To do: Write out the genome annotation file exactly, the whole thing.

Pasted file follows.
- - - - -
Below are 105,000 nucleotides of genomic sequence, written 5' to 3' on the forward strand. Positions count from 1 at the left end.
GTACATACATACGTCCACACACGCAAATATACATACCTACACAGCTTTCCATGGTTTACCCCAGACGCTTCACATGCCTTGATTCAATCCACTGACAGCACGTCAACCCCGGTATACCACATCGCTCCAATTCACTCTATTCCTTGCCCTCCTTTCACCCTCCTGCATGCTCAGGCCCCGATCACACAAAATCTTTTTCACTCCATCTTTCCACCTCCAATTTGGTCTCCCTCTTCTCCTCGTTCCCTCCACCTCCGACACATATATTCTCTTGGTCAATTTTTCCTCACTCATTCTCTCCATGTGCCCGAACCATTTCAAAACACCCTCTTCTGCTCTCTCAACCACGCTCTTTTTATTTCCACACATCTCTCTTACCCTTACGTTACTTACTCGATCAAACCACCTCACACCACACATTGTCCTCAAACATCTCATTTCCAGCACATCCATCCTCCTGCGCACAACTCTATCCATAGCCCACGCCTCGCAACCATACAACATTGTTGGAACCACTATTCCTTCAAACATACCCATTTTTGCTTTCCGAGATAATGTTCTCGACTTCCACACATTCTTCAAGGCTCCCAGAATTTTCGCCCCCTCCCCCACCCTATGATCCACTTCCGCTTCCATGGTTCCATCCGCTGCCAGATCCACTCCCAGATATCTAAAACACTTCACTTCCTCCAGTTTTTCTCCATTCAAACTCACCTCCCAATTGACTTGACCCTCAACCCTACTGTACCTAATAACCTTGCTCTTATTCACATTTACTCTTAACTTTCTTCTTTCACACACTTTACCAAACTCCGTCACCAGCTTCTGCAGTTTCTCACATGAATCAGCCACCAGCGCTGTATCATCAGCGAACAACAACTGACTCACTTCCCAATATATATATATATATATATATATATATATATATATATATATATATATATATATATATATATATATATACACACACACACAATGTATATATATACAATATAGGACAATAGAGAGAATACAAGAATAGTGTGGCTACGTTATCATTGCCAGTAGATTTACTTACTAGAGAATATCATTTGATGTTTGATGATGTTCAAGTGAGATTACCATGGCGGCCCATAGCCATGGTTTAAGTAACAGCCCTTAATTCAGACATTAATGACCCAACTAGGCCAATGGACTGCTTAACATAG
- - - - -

Below are 105,000 nucleotides of genomic sequence, written 5' to 3' on the forward strand. Positions count from 1 at the left end.
GTACATACATACGTCCACACACGCAAATATACATACCTACACAGCTTTCCATGGTTTACCCCAGACGCTTCACATGCCTTGATTCAATCCACTGACAGCACGTCAACCCCGGTATACCACATCGCTCCAATTCACTCTATTCCTTGCCCTCCTTTCACCCTCCTGCATGCTCAGGCCCCGATCACACAAAATCTTTTTCACTCCATCTTTCCACCTCCAATTTGGTCTCCCTCTTCTCCTCGTTCCCTCCACCTCCGACACATATATTCTCTTGGTCAATTTTTCCTCACTCATTCTCTCCATGTGCCCGAACCATTTCAAAACACCCTCTTCTGCTCTCTCAACCACGCTCTTTTTATTTCCACACATCTCTCTTACCCTTACGTTACTTACTCGATCAAACCACCTCACACCACACATTGTCCTCAAACATCTCATTTCCAGCACATCCATCCTCCTGCGCACAACTCTATCCATAGCCCACGCCTCGCAACCATACAACATTGTTGGAACCACTATTCCTTCAAACATACCCATTTTTGCTTTCCGAGATAATGTTCTCGACTTCCACACATTCTTCAAGGCTCCCAGAATTTTCGCCCCCTCCCCCACCCTATGATCCACTTCCGCTTCCATGGTTCCATCCGCTGCCAGATCCACTCCCAGATATCTAAAACACTTCACTTCCTCCAGTTTTTCTCCATTCAAACTCACCTCCCAATTGACTTGACCCTCAACCCTACTGTACCTAATAACCTTGCTCTTATTCACATTTACTCTTAACTTTCTTCTTTCACACACTTTACCAAACTCCGTCACCAGCTTCTGCAGTTTCTCACATGAATCAGCCACCAGCGCTGTATCATCAGCGAACAACAACTGACTCACTTCCCAATATATATATATATATATATATATATATATATATATATATATATATATATATATATATATATATATATACACACACACACAATGTATATATATACAATATAGGACAATAGAGAGAATACAAGAATAGTGTGGCTACGTTATCATTGCCAGTAGATTTACTTACTAGAGAATATCATTTGATGTTTGATGATGTTCAAGTGAGATTACCATGGCGGCCCATAGCCATGGTTTAAGTAACAGCCCTTAATTCAGACATTAATGACCCAACTAGGCCAATGGACTGCTTAACATAG